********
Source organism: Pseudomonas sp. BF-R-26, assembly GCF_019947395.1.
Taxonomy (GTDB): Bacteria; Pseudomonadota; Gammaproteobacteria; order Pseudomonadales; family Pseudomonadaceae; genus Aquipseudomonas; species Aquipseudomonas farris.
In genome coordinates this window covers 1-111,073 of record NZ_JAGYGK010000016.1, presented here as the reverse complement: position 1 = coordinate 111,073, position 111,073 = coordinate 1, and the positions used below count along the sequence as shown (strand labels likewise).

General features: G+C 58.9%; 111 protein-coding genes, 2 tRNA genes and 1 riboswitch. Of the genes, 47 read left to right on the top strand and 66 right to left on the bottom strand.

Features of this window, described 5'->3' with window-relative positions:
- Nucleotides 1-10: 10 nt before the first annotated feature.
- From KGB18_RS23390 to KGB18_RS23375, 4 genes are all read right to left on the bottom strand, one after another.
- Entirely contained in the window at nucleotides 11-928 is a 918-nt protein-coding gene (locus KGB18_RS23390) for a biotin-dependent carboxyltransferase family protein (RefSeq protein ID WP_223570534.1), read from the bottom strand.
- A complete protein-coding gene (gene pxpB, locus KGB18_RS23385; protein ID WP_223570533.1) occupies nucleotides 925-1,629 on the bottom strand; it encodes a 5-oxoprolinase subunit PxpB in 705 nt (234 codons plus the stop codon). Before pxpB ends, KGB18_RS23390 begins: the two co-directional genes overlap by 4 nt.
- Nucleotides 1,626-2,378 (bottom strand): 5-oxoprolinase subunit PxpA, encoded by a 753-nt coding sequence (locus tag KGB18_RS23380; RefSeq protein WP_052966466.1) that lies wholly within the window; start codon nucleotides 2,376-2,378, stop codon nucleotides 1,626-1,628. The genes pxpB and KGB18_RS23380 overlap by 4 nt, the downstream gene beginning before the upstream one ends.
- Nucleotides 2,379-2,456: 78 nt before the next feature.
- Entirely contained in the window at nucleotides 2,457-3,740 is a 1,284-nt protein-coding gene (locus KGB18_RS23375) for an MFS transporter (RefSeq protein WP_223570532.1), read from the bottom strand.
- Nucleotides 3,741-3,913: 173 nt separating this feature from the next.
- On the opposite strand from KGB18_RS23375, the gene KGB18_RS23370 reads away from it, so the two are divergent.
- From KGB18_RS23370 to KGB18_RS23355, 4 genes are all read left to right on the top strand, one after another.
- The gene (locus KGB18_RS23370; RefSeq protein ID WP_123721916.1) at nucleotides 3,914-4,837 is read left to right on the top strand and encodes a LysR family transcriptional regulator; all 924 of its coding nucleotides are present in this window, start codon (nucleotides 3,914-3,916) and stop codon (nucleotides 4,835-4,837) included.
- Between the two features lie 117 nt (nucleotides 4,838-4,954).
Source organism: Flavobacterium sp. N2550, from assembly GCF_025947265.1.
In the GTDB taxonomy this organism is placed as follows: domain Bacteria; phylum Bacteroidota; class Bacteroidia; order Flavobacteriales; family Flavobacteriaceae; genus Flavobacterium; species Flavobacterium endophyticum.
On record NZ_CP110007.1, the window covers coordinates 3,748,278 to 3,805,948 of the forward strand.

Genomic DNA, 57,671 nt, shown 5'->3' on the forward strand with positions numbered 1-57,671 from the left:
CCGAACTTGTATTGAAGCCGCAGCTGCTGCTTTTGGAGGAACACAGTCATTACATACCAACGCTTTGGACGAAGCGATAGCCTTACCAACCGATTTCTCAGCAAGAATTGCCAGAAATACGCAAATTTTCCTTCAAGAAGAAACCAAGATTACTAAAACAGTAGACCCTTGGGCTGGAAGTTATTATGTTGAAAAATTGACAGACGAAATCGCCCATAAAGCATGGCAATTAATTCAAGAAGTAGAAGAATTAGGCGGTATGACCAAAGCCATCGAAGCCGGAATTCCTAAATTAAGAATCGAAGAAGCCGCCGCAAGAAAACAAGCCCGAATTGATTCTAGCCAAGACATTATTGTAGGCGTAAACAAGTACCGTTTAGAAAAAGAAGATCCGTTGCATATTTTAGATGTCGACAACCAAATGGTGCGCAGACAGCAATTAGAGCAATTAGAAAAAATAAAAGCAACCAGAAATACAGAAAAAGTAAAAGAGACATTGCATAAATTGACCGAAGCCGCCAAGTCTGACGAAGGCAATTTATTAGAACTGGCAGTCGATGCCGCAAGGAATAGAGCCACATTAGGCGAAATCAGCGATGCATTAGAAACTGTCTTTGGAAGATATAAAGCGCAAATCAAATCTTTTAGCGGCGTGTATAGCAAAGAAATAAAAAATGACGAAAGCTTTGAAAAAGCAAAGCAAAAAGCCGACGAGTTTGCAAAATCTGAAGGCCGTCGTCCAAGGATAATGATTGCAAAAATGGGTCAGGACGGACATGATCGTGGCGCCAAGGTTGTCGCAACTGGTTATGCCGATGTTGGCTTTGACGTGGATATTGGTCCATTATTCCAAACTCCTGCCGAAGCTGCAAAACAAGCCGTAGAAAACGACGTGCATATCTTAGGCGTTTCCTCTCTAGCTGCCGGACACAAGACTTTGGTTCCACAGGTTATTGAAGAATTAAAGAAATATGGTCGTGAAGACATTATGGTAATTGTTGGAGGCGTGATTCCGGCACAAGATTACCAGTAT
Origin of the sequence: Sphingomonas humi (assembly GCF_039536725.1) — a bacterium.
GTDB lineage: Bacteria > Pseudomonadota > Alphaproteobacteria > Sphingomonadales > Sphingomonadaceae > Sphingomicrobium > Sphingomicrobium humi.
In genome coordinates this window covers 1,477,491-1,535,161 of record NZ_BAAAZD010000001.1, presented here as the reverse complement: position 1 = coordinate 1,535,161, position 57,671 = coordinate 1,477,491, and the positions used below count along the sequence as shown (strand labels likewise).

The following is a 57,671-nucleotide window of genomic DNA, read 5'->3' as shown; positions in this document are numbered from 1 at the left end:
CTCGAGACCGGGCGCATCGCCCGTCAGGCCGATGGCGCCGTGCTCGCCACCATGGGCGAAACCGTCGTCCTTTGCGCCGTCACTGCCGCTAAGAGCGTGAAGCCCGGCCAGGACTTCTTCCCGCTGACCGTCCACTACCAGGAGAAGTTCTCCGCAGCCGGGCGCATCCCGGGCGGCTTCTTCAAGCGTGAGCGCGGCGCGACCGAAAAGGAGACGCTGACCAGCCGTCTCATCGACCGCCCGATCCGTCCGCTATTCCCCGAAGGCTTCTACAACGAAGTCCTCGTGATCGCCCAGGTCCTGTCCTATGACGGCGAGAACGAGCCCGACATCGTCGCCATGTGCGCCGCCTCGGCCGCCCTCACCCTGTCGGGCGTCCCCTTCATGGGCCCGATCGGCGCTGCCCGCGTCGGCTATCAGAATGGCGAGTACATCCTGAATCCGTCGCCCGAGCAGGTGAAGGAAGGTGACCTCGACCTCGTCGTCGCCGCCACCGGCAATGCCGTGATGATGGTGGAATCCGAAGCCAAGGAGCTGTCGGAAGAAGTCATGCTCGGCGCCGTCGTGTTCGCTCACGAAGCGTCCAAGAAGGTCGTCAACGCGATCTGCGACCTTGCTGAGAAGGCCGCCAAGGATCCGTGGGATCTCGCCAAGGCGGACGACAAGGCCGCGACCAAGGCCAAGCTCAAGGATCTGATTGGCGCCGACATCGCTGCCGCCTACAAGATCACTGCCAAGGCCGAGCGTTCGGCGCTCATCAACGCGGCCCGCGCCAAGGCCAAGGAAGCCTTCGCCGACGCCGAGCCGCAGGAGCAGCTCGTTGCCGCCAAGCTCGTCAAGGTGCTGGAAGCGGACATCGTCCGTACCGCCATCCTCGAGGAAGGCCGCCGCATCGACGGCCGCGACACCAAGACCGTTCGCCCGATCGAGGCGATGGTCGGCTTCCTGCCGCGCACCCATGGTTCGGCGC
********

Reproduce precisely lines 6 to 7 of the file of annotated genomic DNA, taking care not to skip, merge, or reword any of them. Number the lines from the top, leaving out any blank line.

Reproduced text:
- Nucleotides 1-10: 10 nt before the first annotated feature.
- From KGB18_RS23390 to KGB18_RS23375, 4 genes are all read right to left on the bottom strand, one after another.